- The Washington Times - Wednesday, May 10, 2006

LAS VEGAS (AP) — George Lee Lutz, whose brief stay in an Amityville, N.Y., home spawned one of the most famous haunted house stories ever, died May 8 of natural causes. He was 59.

The Clark County coroner listed the cause as heart disease.

Mr. Lutz, a former land surveyor, became famous after moving his new bride and three children into a three-story Dutch colonial on Long Island in 1975.

About a year earlier, six members of the DeFeo family had been fatally shot in the home. Ronald DeFeo Jr., the eldest son, was convicted of the murders.

The Lutzes lived in the home for 28 days before being driven out — by the spirits of the DeFeos, according to Mr. Lutz’s account.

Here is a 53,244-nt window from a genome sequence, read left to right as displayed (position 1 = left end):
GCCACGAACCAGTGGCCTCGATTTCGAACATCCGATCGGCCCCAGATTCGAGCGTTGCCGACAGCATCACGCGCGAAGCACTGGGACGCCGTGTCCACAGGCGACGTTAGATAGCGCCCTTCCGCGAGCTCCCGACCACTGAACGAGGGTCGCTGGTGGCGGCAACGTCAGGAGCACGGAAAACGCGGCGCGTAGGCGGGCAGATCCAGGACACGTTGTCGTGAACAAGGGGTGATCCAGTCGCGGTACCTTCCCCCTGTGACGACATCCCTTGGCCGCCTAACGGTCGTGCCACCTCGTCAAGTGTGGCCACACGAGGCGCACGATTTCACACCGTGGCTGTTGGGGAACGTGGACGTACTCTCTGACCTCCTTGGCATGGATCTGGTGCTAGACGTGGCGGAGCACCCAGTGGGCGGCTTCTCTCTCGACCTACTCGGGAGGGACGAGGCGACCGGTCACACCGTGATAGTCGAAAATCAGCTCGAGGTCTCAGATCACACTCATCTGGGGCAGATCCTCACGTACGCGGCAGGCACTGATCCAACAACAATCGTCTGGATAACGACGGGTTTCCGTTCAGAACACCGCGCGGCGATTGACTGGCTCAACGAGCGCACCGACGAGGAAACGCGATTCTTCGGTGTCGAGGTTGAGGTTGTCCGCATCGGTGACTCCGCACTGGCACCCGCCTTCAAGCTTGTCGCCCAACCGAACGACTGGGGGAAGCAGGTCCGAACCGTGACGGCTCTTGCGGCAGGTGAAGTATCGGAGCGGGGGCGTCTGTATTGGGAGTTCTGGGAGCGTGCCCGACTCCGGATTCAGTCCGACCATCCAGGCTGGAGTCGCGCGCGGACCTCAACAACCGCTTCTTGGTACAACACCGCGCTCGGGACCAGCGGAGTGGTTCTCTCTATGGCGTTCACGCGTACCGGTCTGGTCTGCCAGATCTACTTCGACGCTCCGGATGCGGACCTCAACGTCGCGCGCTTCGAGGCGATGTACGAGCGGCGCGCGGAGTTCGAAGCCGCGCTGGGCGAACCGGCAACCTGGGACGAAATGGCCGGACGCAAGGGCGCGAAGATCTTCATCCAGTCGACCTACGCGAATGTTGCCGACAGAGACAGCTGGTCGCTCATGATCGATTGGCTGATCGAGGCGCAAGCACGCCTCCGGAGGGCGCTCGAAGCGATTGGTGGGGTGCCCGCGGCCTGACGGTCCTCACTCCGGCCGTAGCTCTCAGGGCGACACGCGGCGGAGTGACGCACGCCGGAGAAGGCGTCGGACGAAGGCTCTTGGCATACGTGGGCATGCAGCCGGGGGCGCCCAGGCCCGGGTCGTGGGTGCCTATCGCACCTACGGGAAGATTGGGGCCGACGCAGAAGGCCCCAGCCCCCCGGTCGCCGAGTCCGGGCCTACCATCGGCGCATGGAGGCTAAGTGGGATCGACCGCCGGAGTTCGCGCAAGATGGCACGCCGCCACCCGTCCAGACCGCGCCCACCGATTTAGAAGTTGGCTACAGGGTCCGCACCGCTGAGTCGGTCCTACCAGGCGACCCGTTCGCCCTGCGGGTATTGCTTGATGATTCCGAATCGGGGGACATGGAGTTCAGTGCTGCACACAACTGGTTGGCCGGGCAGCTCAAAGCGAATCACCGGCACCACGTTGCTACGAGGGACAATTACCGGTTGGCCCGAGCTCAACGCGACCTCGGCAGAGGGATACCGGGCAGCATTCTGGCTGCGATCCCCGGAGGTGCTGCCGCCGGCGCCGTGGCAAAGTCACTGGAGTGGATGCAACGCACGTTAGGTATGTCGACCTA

The family’s eerie tales became the source for Jay Anson’s 1977 book, “The Amityville Horror,” a 1979 film of the same title and a 2005 movie remake.

The book and movies chronicled horrors including visions of walls oozing slime, moving furniture, a visit from a demonic pig named Jodie and spontaneous levitation.

The franchise made a cult figure of Mr. Lutz, who some claimed bore a creepy resemblance to Ronald DeFeo.

Recently, he defended himself against some who accused him of intentionally moving into the home to profit from the DeFeo murders.

“People are disrespecting a true story,” he told People magazine last year. “It’s my family’s story, and it’s hurtful.”

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